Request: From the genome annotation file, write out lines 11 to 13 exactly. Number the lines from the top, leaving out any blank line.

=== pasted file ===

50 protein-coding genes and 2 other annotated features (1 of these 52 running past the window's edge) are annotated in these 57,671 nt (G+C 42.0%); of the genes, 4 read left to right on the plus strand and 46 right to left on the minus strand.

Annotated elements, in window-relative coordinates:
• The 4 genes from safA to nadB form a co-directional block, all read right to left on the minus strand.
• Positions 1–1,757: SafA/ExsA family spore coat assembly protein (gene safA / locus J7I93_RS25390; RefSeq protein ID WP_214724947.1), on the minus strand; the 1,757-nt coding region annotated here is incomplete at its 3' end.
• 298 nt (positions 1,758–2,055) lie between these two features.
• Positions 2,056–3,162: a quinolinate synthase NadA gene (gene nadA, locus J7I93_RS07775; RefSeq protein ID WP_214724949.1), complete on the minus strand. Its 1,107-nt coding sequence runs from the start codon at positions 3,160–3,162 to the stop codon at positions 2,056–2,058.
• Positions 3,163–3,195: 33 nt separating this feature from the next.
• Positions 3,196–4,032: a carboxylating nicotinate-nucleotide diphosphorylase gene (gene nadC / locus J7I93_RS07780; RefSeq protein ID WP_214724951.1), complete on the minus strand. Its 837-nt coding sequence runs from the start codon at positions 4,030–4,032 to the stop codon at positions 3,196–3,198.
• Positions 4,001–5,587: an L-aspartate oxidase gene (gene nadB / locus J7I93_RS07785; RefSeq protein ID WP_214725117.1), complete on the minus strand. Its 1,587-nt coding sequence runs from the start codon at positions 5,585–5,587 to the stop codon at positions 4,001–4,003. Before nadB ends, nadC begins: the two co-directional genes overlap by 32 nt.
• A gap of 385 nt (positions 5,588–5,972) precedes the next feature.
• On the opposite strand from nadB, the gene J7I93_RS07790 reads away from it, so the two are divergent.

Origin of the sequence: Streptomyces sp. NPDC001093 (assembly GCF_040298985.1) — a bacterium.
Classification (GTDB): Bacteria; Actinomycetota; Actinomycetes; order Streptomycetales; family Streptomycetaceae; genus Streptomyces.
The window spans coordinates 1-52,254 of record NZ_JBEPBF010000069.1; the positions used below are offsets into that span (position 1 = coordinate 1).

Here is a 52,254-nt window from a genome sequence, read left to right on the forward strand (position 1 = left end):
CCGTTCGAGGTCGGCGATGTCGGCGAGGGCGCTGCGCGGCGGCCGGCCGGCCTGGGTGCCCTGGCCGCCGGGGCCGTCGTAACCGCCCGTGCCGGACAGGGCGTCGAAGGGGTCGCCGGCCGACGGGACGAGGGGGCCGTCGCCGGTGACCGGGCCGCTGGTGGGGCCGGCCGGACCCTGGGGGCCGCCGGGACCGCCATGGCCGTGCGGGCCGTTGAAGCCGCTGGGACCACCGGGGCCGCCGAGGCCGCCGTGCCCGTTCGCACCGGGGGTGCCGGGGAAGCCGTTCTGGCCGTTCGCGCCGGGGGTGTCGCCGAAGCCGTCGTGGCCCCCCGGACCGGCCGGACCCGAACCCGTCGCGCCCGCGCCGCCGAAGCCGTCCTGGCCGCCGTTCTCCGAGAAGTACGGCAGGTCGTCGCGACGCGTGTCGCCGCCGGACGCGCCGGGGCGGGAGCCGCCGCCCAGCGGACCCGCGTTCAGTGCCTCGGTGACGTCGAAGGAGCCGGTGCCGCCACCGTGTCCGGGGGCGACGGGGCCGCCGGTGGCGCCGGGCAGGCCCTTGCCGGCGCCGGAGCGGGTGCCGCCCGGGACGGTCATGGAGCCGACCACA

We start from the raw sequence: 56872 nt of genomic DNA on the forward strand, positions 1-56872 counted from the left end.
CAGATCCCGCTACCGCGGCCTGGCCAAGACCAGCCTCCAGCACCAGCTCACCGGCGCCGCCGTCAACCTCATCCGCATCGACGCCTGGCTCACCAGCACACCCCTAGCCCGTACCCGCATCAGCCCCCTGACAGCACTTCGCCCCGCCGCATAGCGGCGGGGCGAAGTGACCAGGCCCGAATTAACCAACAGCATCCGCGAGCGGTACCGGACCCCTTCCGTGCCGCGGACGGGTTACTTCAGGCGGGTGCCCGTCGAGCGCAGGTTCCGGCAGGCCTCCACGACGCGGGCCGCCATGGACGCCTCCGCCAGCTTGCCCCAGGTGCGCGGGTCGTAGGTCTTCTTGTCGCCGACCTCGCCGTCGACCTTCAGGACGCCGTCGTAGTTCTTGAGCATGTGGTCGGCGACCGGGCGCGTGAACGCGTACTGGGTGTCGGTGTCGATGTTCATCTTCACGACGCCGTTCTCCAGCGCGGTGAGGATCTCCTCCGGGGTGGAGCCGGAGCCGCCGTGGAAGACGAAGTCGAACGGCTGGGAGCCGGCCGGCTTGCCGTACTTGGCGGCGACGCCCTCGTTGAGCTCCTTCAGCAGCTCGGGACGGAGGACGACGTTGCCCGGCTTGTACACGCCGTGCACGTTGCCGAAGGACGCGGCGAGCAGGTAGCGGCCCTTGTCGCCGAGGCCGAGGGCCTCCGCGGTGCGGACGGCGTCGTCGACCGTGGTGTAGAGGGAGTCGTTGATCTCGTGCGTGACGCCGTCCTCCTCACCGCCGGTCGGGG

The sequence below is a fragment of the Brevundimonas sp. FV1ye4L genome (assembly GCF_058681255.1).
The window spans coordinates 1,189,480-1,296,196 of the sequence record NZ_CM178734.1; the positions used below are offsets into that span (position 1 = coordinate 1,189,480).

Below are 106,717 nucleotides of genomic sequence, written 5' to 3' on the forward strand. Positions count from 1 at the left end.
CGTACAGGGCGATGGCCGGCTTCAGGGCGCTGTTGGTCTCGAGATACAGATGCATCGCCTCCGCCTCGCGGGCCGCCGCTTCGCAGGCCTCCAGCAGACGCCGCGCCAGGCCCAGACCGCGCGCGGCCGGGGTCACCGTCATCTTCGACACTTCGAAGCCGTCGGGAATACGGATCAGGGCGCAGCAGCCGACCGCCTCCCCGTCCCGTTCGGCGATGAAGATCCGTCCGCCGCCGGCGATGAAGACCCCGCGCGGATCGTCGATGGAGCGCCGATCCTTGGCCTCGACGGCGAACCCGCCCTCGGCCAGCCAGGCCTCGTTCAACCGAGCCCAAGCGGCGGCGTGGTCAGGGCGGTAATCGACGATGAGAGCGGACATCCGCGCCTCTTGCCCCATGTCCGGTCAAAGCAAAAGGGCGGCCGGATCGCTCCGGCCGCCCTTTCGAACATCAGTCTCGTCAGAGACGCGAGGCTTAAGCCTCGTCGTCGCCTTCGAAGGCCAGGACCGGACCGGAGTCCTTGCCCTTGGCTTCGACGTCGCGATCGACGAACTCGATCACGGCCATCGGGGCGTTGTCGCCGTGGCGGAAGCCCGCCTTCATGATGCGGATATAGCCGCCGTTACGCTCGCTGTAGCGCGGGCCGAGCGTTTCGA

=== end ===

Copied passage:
• On the opposite strand from nadB, the gene J7I93_RS07790 reads away from it, so the two are divergent.

Origin of the sequence: Streptomyces sp. NPDC001093 (assembly GCF_040298985.1) — a bacterium.
Classification (GTDB): Bacteria; Actinomycetota; Actinomycetes; order Streptomycetales; family Streptomycetaceae; genus Streptomyces.